Lee opposed, Hatch open to immigration compromise
Washington • Utah's senators had far different reactions to the new bipartisan immigration plan, which ties increased border security to a 13-year path to citizenship for immigrants here illegally.
Sen. Mike Lee, R-Utah, expressed his strong opposition while Sen. Orrin Hatch said: "I want to support it."
Neither senator has had a chance to fully digest the hefty 844-page bill that Senate negotiators introduced at 2 a.m. As members of the Senate Judiciary Committee, they will participate in hearings on the legislation now slated to begin Friday.
Hatch's interest in finding a bipartisan compromise to the vexing immigration problem shouldn't be seen as a blanket endorsement of this particular proposal.
Hatch fought against legislation backed by President Ronald Reagan in 1986 that eventually allowed legal status to 3 million immigrants. He was also among the Senate Republicans who torpedoed President George W. Bush's immigration plan in 2007.
But in an interview Wednesday, Hatch told The Salt Lake Tribune: "I believe it is long overdue. We've got to resolve these problems with our neighbors to the south in particular."
He has negotiated with Democrats on a plan to boost the number of migrant agriculture workers and offer a quicker path to citizenship for those working in that sector illegally. He also crafted a compromise to increase the number of visas offered to people with engineering and technology backgrounds.
Both of those pieces are included in the "gang of eight" compromise, backed by four Democrats and four Republicans, including Sen. Chuck Schumer, D-N.Y., and Sen. Marco Rubio, R-Fla. Hatch met with Rubio Wednesday morning to talk about the issue.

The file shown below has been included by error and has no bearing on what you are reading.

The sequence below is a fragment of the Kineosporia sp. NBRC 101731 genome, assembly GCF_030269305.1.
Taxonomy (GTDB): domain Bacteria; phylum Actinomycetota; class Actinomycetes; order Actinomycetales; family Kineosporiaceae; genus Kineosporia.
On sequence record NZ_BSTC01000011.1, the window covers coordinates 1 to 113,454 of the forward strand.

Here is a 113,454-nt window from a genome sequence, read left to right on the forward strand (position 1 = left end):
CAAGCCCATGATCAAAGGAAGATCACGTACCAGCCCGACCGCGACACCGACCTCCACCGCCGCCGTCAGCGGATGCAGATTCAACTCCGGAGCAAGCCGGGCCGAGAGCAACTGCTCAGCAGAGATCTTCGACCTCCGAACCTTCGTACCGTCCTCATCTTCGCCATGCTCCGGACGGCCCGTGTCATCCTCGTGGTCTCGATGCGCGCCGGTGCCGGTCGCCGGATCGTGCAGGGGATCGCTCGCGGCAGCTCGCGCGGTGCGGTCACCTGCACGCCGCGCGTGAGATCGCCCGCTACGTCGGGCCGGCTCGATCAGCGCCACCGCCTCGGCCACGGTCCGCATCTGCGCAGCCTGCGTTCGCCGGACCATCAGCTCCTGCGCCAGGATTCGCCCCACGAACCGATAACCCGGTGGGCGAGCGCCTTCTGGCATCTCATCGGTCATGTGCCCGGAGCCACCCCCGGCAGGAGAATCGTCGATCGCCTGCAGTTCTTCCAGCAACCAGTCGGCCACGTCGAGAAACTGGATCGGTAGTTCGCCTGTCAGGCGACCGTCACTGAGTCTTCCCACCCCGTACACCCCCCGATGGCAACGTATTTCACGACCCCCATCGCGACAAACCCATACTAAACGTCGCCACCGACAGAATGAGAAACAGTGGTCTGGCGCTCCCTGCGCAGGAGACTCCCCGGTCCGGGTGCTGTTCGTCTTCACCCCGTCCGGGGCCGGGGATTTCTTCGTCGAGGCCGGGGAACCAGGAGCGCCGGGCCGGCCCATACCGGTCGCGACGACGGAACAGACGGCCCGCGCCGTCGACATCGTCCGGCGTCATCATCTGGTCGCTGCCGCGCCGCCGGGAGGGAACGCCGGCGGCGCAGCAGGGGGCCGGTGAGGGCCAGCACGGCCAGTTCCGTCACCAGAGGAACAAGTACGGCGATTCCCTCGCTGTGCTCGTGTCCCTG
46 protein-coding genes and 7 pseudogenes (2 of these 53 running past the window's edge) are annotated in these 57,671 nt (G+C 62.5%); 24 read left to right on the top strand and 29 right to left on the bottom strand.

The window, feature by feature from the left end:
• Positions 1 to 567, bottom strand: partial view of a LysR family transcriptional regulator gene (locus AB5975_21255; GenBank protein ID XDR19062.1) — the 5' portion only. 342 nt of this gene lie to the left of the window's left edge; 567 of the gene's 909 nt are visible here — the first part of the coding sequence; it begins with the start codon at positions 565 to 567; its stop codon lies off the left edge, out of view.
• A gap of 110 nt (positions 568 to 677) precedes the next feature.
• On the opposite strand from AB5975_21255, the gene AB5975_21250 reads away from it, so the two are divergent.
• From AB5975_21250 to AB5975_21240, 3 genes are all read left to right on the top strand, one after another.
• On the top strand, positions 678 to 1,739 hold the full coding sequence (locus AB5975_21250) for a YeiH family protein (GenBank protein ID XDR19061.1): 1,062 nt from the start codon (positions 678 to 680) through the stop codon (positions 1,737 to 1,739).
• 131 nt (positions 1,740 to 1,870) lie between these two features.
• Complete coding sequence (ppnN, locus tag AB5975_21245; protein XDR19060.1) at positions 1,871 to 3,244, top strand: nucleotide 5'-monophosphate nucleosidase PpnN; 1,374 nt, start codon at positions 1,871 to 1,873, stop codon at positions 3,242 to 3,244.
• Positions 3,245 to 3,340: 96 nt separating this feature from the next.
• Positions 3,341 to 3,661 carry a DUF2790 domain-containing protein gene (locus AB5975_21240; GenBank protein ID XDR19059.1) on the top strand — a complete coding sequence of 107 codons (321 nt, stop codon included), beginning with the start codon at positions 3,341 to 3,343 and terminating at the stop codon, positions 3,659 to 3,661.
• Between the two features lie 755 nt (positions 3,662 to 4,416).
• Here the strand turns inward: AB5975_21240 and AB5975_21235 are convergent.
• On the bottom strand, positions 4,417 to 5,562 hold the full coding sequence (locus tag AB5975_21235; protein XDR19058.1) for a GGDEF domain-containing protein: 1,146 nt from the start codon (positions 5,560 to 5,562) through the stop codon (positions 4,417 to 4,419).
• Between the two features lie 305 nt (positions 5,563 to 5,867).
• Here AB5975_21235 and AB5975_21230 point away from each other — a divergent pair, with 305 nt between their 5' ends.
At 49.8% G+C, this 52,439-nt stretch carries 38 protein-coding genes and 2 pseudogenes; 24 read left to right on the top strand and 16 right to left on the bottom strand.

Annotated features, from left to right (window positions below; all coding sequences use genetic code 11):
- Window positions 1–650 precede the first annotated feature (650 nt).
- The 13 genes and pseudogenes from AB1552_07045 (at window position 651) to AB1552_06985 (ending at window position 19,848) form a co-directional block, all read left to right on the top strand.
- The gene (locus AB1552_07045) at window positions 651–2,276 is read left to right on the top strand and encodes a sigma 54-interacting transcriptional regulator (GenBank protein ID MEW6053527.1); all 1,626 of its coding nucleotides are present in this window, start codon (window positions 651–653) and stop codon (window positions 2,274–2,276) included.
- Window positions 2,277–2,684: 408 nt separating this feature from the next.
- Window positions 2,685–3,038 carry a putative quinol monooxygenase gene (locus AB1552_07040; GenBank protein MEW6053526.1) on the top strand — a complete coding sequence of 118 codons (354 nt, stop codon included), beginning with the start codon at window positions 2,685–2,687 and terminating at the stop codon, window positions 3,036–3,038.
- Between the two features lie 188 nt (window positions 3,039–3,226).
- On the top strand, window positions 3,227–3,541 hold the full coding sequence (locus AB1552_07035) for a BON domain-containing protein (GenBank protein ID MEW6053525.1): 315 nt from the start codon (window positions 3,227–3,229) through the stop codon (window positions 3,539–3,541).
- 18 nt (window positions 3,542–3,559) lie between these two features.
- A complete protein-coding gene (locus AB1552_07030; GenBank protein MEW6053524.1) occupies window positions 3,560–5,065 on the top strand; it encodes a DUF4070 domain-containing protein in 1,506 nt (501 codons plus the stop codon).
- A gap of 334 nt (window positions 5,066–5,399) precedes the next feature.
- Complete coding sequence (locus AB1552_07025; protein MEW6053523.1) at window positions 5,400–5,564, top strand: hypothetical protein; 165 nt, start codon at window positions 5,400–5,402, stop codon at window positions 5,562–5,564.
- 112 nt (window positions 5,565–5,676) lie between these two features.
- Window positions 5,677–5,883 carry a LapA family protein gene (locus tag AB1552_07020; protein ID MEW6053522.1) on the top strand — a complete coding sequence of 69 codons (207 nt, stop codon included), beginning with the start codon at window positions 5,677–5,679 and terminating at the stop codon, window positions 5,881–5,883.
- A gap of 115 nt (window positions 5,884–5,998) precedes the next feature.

Legislation • The bill would offer immigrants here illegally a provisional legal status and the right to work within six months of passage as long as they entered the country before Dec. 31, 2011, and paid a fine and back taxes. In 10 years they could apply for permanent resident status and, three years after that, citizenship.
The legislation ties that to "triggers." Before the government offers green cards, it must boost border apprehensions to 90 percent of those trying to cross and develop a reliable nationwide system for employers to check the legal status of applicants.
Hatch complimented President Barack Obama's administration on beefing up border security and he thought the compromise could go a long way to resolving complaints about how easy it is for people to cross undetected.
"I have to say as sad as it is, I think this administration has done a better job on border security than any prior administration," he said.
Lee was an original member of the gang of eight but bowed out early in the process because he couldn't support a path to citizenship. He still can't and he says offering up-front legal status to illegal immigrants could derail the whole effort.
Instead he calls for a piecemeal approach where the country focuses first on implementing border security, modernizing the visa system and creating a new way to track people as they enter and exit the country. Only after these reforms are in place, does Lee believe Congress should consider dealing with the issue of illegal immigration, and the 11 million people who have either entered illegally or overstayed their visas.
"It will be a sharper, clearer path to dealing with the needs of the 11 million," he said.